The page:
Technology resellers operating in the business-to-business market are coming under pressure to offer a customer experience that more closely resembles the seamless, on-demand interactions consumers get from ecommerce companies, ride-hailing companies and other digital disruptors. Those that meet these expectations will be strongly positioned to lead the market in the future.
That’s according to Gary Pickford, CEO of Tarsus Distribution, who says that buyers in the enterprise market are questioning why corporate technology purchases should not be as quick, simple and transparent as ordering an electric toothbrush or a tablet computer for personal use from one of the country’s ecommerce retailers.
“A CEO or CIO working for medium-sized business is also likely to be a tech-savvy consumer who uses Uber and shops online,” says Pickford. “They are beginning to ask why fulfilment for the purchase of a new office printer or notebook takes three days or more, when consumer ecommerce sites offer overnight delivery and when some are even moving towards same-day delivery.
“What’s more, when they buy a consumer electronics product online, they can track the progress of their order in real-time. But when a corporate buyer orders an IT product from a reseller, they will usually need to chase the reseller to get status updates. They often don’t know whether the order has shipped or when it’s likely to arrive.”
The VAD’s new role
The role of the value-added distributor in this changing world is to provide the digital backbone technology resellers need to meet emerging customer demands, adds Pickford. Distributors need to provide resellers with access to tools and logistics systems that enable them to offer their customers more seamless fulfilment of their purchases.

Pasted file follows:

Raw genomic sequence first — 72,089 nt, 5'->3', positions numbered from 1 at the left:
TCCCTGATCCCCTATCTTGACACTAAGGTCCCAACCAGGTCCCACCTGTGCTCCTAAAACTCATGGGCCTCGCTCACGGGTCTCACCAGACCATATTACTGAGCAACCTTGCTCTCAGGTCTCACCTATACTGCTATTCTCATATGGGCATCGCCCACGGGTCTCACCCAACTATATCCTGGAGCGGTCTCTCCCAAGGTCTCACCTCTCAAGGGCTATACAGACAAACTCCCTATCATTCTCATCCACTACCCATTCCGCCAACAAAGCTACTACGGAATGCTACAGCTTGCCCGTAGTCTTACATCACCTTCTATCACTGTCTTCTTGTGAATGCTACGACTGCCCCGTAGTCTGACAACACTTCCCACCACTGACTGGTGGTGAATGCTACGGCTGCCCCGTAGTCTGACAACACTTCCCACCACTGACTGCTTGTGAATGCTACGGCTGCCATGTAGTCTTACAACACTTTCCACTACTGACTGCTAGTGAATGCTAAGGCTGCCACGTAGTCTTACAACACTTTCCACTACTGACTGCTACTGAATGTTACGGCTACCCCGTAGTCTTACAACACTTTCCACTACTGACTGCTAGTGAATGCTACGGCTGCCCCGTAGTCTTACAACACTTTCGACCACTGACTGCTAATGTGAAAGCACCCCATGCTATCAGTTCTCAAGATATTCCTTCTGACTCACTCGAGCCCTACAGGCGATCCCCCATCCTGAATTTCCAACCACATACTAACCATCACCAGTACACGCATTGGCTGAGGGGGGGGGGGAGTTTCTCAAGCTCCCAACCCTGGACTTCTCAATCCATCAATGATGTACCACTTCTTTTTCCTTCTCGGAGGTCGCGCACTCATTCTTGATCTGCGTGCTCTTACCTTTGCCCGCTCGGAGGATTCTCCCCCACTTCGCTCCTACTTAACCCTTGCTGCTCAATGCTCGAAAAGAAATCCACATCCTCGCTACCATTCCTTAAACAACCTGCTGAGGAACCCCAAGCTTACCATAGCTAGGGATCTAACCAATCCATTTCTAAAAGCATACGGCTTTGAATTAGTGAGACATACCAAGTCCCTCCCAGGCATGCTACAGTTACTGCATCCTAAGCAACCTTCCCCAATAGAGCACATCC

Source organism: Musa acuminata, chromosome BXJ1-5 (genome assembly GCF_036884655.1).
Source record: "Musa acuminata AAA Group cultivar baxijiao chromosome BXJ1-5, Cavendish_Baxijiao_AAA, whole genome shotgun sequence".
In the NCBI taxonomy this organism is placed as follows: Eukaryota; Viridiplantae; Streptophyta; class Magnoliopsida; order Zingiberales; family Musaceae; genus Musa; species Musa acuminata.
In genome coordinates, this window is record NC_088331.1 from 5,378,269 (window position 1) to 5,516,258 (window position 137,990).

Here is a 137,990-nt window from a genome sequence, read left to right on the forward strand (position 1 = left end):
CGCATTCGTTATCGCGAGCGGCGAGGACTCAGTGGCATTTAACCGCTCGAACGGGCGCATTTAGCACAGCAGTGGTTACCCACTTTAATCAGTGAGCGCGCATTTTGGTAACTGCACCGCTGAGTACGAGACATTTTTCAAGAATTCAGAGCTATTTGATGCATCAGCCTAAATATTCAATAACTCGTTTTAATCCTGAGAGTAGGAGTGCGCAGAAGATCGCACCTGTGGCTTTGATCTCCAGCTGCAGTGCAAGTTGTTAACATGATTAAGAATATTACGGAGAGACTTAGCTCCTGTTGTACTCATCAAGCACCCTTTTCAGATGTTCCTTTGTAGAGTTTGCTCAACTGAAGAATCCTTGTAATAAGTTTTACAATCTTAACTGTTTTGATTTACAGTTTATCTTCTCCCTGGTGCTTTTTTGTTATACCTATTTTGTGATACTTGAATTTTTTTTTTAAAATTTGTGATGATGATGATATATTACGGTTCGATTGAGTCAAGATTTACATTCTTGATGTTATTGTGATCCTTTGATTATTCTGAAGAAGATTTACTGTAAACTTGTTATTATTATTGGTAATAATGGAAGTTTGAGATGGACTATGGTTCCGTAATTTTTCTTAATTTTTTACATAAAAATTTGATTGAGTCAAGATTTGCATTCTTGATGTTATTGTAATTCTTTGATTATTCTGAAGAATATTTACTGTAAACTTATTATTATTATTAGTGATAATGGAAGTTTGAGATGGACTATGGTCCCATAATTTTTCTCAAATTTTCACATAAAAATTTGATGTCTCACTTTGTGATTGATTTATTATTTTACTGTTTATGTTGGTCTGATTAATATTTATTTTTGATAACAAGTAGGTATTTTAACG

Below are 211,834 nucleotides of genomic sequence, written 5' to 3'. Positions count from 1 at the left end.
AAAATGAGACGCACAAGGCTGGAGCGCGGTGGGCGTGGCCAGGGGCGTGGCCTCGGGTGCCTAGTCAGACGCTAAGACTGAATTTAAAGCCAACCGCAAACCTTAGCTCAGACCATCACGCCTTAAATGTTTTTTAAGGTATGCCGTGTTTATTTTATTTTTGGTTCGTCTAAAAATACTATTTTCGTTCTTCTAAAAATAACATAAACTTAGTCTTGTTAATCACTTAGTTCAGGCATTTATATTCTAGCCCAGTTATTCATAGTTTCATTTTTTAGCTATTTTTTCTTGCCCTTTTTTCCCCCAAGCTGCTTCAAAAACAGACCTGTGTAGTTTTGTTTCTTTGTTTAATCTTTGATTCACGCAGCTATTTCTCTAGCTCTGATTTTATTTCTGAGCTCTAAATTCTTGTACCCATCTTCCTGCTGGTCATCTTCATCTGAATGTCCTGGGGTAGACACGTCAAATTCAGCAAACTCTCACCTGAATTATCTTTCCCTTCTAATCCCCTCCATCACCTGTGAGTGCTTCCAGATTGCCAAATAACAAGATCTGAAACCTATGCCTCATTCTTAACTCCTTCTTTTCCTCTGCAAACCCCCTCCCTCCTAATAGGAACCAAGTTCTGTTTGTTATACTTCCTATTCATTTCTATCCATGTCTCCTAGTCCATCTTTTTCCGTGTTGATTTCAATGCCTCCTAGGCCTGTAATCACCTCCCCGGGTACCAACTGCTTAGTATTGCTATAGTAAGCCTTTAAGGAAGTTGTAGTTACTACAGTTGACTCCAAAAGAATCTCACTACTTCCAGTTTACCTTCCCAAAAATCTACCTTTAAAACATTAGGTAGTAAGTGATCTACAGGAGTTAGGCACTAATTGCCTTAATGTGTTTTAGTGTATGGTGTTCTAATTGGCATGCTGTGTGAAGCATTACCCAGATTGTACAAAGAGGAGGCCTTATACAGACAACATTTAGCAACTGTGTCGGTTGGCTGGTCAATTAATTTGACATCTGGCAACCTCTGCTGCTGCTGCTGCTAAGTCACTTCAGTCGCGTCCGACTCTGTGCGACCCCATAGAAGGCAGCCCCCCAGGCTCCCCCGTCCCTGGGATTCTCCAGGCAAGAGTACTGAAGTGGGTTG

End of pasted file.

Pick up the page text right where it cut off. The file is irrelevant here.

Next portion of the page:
The more progressive resellers in the market are looking at how they can leverage digital supply chains to increase the stickiness of their customer proposition, Pickford says. They realise that they need access to a backend technical platform to make it happen, yet building such a platform themselves is complex and expensive.
According to Pickford, leading resellers are developing skills in the new IT – including virtual reality, big data, artificial intelligence and the Internet of Things – and are positioning themselves to help customers reposition their infrastructure for a changing world. The conversation is shifting from selling scanners or PCs towards packaging business solutions.
From push to pull
This is another area where the backing of the value-added distributor is invaluable, he adds. Tarsus resellers, who register and make use of the Tarsus B2B Portal, will get access to tools that will digitally enhance their relationship with their end customers. These tools will enhance the customer experience as well as deliver efficiencies in the technology procurement process. The aim is to deliver a complete solution for the customer – from consulting about the business requirement to seamless digital fulfilment of the order.
“We’re moving away from selling towards responding to the pull from the customer,” says Pickford. “The question resellers and distributors need to answer is, ‘What problem can we solve for the customer?’ Pulling together the elements of the solution takes place in the background, shielding the customer from the friction and complexity.”
Pickford says the market is moving into a new phase, following the birth of the digital-first and digital-only companies a few years ago. Pure-play digital companies are adding brick-and-mortar infrastructure to their offering, even as traditional companies digitise processes and add digital channels to their offering.
“We have seen consumer ecommerce companies start to move into the physical world by offering collection points and even opening up their own stores,” concludes Pickford. “We expect the same omnichannel approach to emerge in the business to business technology space, as resellers and distributors seek to offer customers the best of the old world and the digital model.”